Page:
Instead she launched into a discussion about maturity, the size of my breasts and my vagina. I’m going to repeat that last word again my VAGINA! Her delicate lilt cast aside she switched to English and went at her point with a frankness that would make Eve Ensler catch her breath. I won’t go into detail but I will say that basically she gave me what I now call the Spiderman speech. For those that don’t know or remember that’s the speech when Peter Parker (Spiderman) gets sage advice from his grandfather, and old grandpa says “With great power comes great responsibility.” That’s pretty much what my mother said while pointing at my breasts and vagina. By the end of her talk the color had drained from my face and I staggered out of the room horrified. She told me that my power was not really in my body parts that only the boys perceived it was and also that this power should be stored until a more appropriate time. After all there was no need to toss it around frivolously. She stressed the not tossing it around part and I wondered sheepishly if the mixer counted. Between her frankness and the metaphors I had heard enough. I promised to protect my blossom and use my blossoming femininity wisely and I reminded her I didn’t eat meat so what was with the Big Macs?

Watching my daughter leave the kitchen I realized it was time for me to have my version of that talk with her. Do I go Buddhist (my side of the family) or Christian (my husband’s) perhaps the modern twenty-first century full steam ahead approach? Upon reflection I didn’t know what direction I would take but I held a queasy confidence that it will be just right and reflect my closeness and relationship with my daughter. Of course can anyone parent get that close to a teenager? I am ashamed to say that in contemplation of the event a mischievous smile played across my lips, and the thought of the goods not consumed came back into my mind. I won’t go old school, I’ll go blunt and throw slang around like daggers. I’m looking forward to the pale look on my daughters face and the “Oh gross” remarks she will mutter. As I unsheathe my “Don’t even think about getting bizzy wit sumbody”! I will think of my own horror so many years ago and plunge the “I can’t believe she said that” dagger into my daughter simply because it’s payback time!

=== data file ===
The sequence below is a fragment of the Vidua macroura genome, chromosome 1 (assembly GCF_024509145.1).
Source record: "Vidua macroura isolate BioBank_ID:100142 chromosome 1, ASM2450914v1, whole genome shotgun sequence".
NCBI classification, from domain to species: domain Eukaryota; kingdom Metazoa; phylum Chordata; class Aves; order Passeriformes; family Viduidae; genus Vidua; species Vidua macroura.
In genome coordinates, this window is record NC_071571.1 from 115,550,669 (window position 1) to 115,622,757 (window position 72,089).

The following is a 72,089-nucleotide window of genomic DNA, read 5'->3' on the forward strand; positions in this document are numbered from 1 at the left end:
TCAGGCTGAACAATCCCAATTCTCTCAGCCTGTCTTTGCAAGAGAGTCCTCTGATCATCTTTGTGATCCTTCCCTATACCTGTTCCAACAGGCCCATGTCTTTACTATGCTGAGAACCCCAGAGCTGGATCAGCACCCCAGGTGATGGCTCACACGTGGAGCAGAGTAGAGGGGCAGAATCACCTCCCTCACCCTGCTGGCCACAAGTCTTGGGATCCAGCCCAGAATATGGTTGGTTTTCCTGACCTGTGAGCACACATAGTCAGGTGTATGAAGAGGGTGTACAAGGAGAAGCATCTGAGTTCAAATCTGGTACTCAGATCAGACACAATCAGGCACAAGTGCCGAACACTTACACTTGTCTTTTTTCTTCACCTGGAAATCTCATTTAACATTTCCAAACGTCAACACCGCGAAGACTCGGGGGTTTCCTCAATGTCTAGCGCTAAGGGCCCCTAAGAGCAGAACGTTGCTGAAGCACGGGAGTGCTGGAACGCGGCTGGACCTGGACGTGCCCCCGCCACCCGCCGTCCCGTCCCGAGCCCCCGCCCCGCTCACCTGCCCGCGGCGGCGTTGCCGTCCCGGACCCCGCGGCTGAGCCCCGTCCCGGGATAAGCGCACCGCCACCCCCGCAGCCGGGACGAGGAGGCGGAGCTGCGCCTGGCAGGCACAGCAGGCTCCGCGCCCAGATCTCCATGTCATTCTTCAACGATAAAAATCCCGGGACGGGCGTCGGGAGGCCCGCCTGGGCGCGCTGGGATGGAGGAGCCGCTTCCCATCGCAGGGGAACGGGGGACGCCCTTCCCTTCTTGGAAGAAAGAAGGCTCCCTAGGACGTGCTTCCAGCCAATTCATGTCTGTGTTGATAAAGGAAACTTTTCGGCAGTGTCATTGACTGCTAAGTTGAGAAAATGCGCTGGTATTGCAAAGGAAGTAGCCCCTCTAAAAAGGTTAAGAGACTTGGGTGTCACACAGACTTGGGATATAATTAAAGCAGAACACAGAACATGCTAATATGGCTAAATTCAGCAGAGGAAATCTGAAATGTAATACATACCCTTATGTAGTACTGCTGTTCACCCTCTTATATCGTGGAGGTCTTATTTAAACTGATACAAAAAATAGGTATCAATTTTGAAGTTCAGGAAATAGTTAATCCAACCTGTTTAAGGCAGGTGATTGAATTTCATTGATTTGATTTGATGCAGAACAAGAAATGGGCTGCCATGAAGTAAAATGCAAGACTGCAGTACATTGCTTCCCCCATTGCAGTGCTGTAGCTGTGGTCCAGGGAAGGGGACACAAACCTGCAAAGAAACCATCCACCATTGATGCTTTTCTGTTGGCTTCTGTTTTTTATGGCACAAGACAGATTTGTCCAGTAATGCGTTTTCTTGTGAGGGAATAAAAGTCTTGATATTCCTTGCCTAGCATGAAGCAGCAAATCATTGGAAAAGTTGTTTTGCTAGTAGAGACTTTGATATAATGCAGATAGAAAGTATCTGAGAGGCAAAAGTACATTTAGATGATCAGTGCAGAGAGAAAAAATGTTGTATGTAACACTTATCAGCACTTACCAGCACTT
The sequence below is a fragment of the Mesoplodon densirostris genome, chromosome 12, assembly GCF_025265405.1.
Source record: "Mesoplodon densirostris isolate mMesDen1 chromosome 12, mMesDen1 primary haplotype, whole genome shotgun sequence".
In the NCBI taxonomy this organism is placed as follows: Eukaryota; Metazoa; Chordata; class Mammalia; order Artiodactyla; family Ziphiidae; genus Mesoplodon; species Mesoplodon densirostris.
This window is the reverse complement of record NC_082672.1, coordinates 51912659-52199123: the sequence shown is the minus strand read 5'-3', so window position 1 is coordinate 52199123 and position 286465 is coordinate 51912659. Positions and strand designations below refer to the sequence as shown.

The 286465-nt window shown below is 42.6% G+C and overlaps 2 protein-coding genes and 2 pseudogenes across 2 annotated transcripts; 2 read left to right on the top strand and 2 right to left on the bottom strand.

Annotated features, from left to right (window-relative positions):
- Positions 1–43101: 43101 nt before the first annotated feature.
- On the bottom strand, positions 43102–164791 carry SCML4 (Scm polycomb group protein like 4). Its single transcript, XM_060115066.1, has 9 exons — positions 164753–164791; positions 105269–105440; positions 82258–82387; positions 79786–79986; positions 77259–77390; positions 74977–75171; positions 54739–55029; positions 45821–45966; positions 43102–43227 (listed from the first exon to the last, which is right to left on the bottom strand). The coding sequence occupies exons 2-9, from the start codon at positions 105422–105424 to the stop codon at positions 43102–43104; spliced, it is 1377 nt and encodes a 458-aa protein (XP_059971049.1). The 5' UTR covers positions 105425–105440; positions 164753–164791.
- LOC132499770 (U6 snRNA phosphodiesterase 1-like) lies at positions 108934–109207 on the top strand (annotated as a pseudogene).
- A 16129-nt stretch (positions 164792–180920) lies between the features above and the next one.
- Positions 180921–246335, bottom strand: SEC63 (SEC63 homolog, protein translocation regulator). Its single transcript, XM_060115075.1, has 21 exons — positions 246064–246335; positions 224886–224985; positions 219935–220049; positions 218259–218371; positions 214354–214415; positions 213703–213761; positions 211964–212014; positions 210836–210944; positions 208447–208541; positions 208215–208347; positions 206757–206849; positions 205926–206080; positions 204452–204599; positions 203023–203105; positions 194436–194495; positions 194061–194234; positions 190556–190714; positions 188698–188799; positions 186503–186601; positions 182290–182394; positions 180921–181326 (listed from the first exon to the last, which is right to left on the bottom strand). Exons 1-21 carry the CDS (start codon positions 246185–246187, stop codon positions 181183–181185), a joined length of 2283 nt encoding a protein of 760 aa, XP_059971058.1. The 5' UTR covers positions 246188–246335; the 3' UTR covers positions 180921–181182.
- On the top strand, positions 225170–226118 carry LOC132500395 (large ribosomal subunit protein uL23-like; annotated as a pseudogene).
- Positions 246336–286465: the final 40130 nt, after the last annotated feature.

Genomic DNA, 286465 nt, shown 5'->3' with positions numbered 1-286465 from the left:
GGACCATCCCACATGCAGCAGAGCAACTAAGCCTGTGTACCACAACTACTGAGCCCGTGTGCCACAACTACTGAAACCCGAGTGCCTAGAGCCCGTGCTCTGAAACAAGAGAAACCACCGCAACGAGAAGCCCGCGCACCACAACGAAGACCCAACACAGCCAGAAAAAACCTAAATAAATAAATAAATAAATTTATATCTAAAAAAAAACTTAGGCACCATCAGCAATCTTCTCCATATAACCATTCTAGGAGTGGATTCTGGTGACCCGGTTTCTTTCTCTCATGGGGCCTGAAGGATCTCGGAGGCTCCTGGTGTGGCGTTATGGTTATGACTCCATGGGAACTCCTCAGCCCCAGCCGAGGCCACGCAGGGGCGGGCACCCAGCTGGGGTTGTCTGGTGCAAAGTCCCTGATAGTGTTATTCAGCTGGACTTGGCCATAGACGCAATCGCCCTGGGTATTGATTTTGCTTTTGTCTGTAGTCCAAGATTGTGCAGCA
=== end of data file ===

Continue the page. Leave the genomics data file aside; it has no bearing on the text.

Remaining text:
Knowing my daughter, she may well deprive me of the generational happy dance and think our conversation was cool and thank me for treating her as a responsible person. But I hope not, I hope to find our Kitchen Aid mixer or some equivalent in her room and quietly leave it undisturbed under the mattress as I complain about not being able to make a cake just as my mother did, and I hope my haiku conveys the responsibility of womanhood and burgeoning sexuality within a context she can embrace. If that fails I can always quote Spiderman’s Grandpa “With great power come great responsibility,” oh and I can’t forget the part about “I ain’t rais’n no babies either…”
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Camile Ryerson is our new contributing writer. She'll post a weekly column on Wednesdays sharing her views on politics, world affairs, pop culture and of course, what she's reading. Her favorite genre is sci-fi.

4 comments:

tanita davis said...

Heee! Oh, Camile! My mother gave me a book. I think I would have died of your mother.

Good luck with that payback, sister!

Summer said...

great story. that must have been so mortifying. but at least your mom talked to you!

Camile Ryerson said...

Tanita, even now I blush a little when I think about it. The payback is coming this weekend. We are taking a mother daughter day, she's all hyped thinking were shopping.

Summer, I am grateful that my mother spoke with me, it did help me to navigate some currents back then.

Gavin said...

What a kind, brilliant conversation you shared with your mother, even if it didn't feel like it at the time. I'm sure you'll find just the right words for your daughter.